Water-insoluble fibers include cellulose, lignin, and some hemicelluloses. These substances can soften and increase the bulk of the bowel movement. Natural gel-forming fibers found in fruits and vegetables such as gums, mucilages, and some hemicelluloses are water soluble. Most foods of plant origin contain both soluble and insoluble dietary fiber. Many disease processes including constipation, diabetes mellitus, gallstones, hemorrhoids, high blood pressure, irritable bowel syndrome, and obesity have been shown to be ameliorated by a high-fiber diet. There are epidemiological data supporting the existence of an inverse relationship between the disease and dietary fiber consumption. The relation between fiber intake and colorectal cancer is complex; some studies suggest that fiber intake is protective, while others suggest that it is not.

Foods rich in fiber include whole-grain foods, bran flakes, beans, fruits, leafy vegetables, nuts, root vegetables and their skins.

efferent fiber

A nerve fiber that carries motor impulses from the central nervous system to effector organs.

extrafusal fibers

The muscle fibers surrounding a muscle spindle.

fermentable fiber

Soluble fiber.

gingival fibers

Collagen fibers that support the marginal or interdental gingiva and are adapted to the tooth surface.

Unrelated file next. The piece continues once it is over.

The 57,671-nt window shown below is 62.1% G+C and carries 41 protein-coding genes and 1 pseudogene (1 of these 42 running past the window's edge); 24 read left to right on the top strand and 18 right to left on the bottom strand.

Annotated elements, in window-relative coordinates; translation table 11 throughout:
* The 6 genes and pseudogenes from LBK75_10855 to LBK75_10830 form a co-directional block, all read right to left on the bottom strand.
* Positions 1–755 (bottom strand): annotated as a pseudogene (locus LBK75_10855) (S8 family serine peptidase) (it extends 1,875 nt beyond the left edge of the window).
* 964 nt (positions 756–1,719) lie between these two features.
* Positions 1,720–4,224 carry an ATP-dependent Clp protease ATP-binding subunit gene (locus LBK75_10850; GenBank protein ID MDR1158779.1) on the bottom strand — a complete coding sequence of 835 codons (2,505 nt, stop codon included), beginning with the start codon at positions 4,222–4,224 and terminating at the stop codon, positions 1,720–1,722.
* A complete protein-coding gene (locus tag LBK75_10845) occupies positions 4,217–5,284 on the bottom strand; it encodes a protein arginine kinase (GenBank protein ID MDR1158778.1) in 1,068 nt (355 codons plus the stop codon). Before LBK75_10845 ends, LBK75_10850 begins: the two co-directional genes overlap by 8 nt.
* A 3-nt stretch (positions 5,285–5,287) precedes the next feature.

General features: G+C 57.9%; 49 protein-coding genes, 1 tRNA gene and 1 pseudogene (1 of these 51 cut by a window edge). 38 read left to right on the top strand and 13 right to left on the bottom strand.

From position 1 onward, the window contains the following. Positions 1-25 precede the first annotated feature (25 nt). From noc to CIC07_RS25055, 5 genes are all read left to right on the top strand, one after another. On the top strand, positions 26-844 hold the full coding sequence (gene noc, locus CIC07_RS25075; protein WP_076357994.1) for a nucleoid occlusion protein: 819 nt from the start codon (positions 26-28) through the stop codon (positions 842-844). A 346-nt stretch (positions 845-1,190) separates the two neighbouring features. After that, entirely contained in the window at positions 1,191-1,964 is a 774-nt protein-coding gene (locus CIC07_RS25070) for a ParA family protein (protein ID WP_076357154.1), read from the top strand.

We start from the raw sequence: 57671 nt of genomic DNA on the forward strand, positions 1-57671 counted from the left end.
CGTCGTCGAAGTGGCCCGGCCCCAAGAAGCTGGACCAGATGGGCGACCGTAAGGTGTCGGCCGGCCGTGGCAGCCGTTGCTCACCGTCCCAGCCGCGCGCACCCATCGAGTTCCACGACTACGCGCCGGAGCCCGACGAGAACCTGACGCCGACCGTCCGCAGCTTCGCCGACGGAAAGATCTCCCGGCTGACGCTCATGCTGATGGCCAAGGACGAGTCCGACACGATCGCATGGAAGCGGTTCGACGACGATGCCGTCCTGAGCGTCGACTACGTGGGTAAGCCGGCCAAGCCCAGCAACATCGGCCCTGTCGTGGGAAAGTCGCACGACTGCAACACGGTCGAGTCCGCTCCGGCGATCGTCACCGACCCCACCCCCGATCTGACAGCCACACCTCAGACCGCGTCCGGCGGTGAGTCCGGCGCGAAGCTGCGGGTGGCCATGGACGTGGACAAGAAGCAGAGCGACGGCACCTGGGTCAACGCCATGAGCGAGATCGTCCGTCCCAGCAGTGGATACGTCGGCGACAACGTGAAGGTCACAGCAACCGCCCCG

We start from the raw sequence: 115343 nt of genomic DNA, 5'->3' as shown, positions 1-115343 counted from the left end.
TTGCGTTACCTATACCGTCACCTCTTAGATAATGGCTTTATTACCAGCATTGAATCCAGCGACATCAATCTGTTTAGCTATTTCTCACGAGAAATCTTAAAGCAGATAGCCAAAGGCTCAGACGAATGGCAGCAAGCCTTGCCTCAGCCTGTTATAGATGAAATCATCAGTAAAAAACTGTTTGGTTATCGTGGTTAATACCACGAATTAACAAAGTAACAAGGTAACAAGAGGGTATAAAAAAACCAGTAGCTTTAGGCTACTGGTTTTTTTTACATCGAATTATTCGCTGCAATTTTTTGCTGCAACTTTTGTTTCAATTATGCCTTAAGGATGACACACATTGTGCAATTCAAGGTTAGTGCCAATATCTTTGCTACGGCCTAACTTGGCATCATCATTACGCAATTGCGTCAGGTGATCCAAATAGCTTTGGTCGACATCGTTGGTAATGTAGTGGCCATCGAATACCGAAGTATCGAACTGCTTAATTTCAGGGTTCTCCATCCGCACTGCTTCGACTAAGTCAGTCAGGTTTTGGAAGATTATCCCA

inhibitory fiber

A nerve fiber that carries impulses to decrease heart rate.

insoluble fiber

Any dietary fiber that does not dissolve in water. Insoluble dietary fiber includes hemicellulose, cellulose, and lignin. An example is wheat bran.

intercolumnar fiber

An intercrural fiber, part of the superficial inguinal ring.

interradicular fibers

The collagen fibers of the periodontal ligament in the interradicular area, attaching the tooth to alveolar bone.

intrafusal muscle fiber

The structural component of the muscle spindle, made up of small skeletal muscle fibers at either end and a central noncontracile region where the sensory receptors are located.

James fibers

See: James fibers

Mahaim fibers

See: Mahaim fibers

man-made fiber

A synthetic fiber made from chemicals (e.g., rayon or polyester). Synonym: synthetic fiber